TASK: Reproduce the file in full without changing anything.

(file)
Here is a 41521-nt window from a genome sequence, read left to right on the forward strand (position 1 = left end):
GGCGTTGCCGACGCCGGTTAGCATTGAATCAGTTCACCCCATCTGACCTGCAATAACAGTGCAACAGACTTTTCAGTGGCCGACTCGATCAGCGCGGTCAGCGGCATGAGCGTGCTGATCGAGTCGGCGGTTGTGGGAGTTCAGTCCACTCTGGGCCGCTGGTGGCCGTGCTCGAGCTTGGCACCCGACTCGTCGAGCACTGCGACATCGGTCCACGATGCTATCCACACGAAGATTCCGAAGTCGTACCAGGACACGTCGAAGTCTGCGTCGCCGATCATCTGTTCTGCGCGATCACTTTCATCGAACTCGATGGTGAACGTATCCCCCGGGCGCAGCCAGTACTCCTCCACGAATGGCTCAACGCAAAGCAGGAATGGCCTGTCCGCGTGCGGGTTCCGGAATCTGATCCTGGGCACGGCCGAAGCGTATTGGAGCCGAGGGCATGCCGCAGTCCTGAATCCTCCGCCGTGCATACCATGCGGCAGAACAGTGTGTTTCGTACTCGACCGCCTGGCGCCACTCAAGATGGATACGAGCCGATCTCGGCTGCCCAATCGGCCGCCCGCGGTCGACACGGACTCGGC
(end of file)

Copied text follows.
Here is a 41521-nt window from a genome sequence, read left to right on the forward strand (position 1 = left end):
GGCGTTGCCGACGCCGGTTAGCATTGAATCAGTTCACCCCATCTGACCTGCAATAACAGTGCAACAGACTTTTCAGTGGCCGACTCGATCAGCGCGGTCAGCGGCATGAGCGTGCTGATCGAGTCGGCGGTTGTGGGAGTTCAGTCCACTCTGGGCCGCTGGTGGCCGTGCTCGAGCTTGGCACCCGACTCGTCGAGCACTGCGACATCGGTCCACGATGCTATCCACACGAAGATTCCGAAGTCGTACCAGGACACGTCGAAGTCTGCGTCGCCGATCATCTGTTCTGCGCGATCACTTTCATCGAACTCGATGGTGAACGTATCCCCCGGGCGCAGCCAGTACTCCTCCACGAATGGCTCAACGCAAAGCAGGAATGGCCTGTCCGCGTGCGGGTTCCGGAATCTGATCCTGGGCACGGCCGAAGCGTATTGGAGCCGAGGGCATGCCGCAGTCCTGAATCCTCCGCCGTGCATACCATGCGGCAGAACAGTGTGTTTCGTACTCGACCGCCTGGCGCCACTCAAGATGGATACGAGCCGATCTCGGCTGCCCAATCGGCCGCCCGCGGTCGACACGGACTCGGC